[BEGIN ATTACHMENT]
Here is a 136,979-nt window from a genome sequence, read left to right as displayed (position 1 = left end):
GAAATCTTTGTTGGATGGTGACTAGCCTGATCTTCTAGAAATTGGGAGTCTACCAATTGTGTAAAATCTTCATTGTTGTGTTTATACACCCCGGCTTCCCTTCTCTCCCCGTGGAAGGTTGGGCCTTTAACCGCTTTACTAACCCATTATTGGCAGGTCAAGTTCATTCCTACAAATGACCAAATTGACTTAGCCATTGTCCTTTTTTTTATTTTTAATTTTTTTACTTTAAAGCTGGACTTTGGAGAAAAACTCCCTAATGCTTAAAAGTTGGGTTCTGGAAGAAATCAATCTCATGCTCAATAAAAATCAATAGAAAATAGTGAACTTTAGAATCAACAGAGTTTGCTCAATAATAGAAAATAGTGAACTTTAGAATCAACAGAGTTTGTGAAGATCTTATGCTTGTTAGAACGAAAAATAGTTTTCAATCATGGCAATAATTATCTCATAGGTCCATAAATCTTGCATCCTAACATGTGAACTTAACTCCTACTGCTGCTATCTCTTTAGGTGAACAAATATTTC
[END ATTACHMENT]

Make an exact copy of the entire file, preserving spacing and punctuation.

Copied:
Here is a 136,979-nt window from a genome sequence, read left to right as displayed (position 1 = left end):
GAAATCTTTGTTGGATGGTGACTAGCCTGATCTTCTAGAAATTGGGAGTCTACCAATTGTGTAAAATCTTCATTGTTGTGTTTATACACCCCGGCTTCCCTTCTCTCCCCGTGGAAGGTTGGGCCTTTAACCGCTTTACTAACCCATTATTGGCAGGTCAAGTTCATTCCTACAAATGACCAAATTGACTTAGCCATTGTCCTTTTTTTTATTTTTAATTTTTTTACTTTAAAGCTGGACTTTGGAGAAAAACTCCCTAATGCTTAAAAGTTGGGTTCTGGAAGAAATCAATCTCATGCTCAATAAAAATCAATAGAAAATAGTGAACTTTAGAATCAACAGAGTTTGCTCAATAATAGAAAATAGTGAACTTTAGAATCAACAGAGTTTGTGAAGATCTTATGCTTGTTAGAACGAAAAATAGTTTTCAATCATGGCAATAATTATCTCATAGGTCCATAAATCTTGCATCCTAACATGTGAACTTAACTCCTACTGCTGCTATCTCTTTAGGTGAACAAATATTTC